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Discussion Starter · #1 ·
Hi
I got a nice DWM 1915 P08 with the holster and matching spare mag from a German collector recently.The gun is a very nice one:95% bluing,90% straw,all matching,a strong rifling with light rust inside the bore,very nice grips.Sadly, the magazines are not as good as the gun: the one with the "+" was inside the gun and survived better, the other one, that which was issued originally inside the gun(with only the s.n.and the letter d ),was in the holster pouch,and has more rust. But both are worse than I would have expected just looking at the gun.

The German collector got the rig some years ago from the widowed daughter-in-law of the original owner.Here begins the most interesting part of the story: toghether with the rig he got a photo. The photo shows the owner of the gun, H.Fleischmann, posing in a photo studio and bears on the back a written message for the family. The date is the 6th of January 1916.
He served in the First Bavarian Landwehr Division,6th Bav. Landw. Infantry Regiment Field Machine Gun Train unit. The actual unit is not quite clear to me yet.The text and the translation(from the prewious owner)is below.
The shape of the flap of the holster is most unusual and also the maker mark is a not a common one: 149 B.D.III 1915. Over the years the leather has shrunken and, consequntly, the holster is slightly "smaller" that it was originally.Now it's impossible to close it with the gun inside in the same manner it was in the photo.But I am not worried about it as it is a once-in-a-life-time find....

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Paolo -

What a remarkable find ! Congratulations. This is the kind of experience every collector dreams about.
To actually know the identity of the WW-I soldier must be rare. Hope you are able to uncover additional information on his unit. I wonder if any German records exist on the eventual fate of individual WW-I soldiers. Please keep us informed as you attempt to unravel the history of this gun.

Best Regards,
Luke
 

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Paolo, That is a fantastic find.

As far as the holster being too small. From the cropped enlargement of the holster. It appears to have been a tight fit even then. The top of the flap is distored from being drawn down so tightly. Also the marking on the holster is'nt a maker mark, but rather a Bavarian unit marking. Holsters were marked in a different manner than pistols, so it is a bit hard to translate.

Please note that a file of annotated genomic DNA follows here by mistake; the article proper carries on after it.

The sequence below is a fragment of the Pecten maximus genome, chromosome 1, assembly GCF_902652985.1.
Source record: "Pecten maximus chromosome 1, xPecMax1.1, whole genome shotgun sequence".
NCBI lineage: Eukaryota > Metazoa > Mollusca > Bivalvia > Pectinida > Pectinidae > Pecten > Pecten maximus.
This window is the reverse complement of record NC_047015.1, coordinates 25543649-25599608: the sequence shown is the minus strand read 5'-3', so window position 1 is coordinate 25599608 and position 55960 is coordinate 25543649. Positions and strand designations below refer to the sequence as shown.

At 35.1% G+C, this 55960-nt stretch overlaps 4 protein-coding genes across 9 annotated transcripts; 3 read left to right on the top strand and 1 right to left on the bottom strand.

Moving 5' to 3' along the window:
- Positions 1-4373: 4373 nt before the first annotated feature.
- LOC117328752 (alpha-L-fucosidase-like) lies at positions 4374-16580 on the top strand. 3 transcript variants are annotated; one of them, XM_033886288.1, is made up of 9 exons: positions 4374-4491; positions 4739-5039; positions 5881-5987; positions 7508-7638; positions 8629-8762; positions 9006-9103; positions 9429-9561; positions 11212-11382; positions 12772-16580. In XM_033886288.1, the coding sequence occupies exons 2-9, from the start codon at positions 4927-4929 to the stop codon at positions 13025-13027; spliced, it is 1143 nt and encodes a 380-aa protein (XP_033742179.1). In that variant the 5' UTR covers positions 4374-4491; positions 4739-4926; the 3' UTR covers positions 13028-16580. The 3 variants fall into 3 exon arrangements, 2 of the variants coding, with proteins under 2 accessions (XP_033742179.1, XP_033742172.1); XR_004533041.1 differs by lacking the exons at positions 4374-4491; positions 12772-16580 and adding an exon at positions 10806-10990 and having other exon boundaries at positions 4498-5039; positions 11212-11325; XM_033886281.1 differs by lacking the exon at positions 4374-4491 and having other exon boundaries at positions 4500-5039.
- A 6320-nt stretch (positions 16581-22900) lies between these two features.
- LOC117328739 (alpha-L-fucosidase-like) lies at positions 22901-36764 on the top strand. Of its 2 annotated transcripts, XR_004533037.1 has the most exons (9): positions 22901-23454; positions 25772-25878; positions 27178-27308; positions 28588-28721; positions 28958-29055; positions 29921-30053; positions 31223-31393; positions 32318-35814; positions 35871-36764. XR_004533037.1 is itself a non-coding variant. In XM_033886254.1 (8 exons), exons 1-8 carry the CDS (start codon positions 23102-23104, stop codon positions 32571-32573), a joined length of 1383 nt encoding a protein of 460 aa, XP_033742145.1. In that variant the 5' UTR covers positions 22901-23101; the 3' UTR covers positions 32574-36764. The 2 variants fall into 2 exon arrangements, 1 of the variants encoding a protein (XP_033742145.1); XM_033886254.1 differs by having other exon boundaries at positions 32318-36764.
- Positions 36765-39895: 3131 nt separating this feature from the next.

A very interesting rig and documents.

Ron
 

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Paolo,
Great find. I have a M98 Degan with the name Paul Junker on the blade. I was able to obtain much information about him, by contacting the Solingen archives. Here is a address.
STADTARCHIV SOLINGEN
GasstraBe 22b Tel. 0212/290-36-30
42657 Solingen (Hohscheid)
 

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Paolo, I doubt that the Archives in Solingen will do much for you beyond sword makers and cutlery, but I may be wrong. The first place to go to find more about the fate of Fleischmann is the Volksbund Deutsche Kriegsgraeberfuersorge e V. This organization has a website through which one can search for individual German soldier's graves and data regarding their deaths(date, unit, etc). The only requirements are that the target search must be dead and that the searcher be able to read German. I do not have the website handy right now.

Ron, at first I think you are correct about the mark being a unit depot mark, but I am not sure. It is an odd configuration. I will send it to a fellow who knows about such things.
 

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Discussion Starter · #6 ·
George
The only thing the German collector knew about the original owner is that he survived the war and came back home with the rig we see.I guess that the organization you are telling gives news about war dead soldiers.Probably the only way for knowing something else is to search in Munich register archives...Or in the unit story book(if it still exists in some place).
 
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